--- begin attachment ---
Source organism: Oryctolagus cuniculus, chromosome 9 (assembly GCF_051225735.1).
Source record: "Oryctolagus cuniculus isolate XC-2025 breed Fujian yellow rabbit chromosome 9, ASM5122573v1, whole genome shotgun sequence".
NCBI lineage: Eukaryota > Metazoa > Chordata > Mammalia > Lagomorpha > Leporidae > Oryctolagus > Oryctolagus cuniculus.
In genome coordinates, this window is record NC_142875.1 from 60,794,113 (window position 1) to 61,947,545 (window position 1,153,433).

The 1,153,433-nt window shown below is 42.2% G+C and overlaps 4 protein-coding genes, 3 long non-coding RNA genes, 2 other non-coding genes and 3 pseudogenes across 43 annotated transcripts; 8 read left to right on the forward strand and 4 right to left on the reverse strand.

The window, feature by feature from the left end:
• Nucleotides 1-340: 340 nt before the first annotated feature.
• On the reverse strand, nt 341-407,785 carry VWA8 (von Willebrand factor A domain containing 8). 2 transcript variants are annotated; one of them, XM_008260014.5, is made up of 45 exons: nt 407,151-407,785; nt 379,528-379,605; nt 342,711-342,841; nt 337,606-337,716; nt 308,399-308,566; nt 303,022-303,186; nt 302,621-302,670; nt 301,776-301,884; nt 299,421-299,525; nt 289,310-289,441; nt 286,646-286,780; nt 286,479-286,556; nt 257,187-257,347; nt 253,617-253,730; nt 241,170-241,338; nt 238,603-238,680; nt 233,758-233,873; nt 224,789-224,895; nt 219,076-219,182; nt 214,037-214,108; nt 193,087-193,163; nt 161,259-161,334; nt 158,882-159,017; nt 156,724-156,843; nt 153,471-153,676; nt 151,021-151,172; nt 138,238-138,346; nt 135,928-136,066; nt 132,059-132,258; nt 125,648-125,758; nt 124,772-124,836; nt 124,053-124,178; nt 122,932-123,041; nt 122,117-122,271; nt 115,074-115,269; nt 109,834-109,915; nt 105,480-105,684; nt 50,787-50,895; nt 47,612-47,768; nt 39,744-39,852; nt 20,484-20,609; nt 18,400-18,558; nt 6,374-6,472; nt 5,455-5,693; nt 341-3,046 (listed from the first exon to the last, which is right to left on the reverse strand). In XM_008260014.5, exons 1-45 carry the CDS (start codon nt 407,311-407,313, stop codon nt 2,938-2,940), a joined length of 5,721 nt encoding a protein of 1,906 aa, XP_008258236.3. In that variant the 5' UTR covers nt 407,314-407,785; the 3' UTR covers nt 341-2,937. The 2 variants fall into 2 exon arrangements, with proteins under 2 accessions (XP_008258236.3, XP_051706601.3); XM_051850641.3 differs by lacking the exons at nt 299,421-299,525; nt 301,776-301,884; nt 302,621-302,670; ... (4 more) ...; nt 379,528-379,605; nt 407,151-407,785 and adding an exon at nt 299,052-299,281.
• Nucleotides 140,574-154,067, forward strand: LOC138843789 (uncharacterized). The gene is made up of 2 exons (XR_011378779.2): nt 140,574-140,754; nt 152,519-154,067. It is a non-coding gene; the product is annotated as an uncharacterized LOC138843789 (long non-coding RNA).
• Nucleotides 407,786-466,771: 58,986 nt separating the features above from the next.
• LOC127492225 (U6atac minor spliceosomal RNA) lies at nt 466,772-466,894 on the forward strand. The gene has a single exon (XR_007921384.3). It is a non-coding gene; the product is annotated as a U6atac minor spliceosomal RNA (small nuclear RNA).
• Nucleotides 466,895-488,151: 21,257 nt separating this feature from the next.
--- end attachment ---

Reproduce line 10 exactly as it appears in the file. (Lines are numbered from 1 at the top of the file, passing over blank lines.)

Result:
• Nucleotides 407,786-466,771: 58,986 nt separating the features above from the next.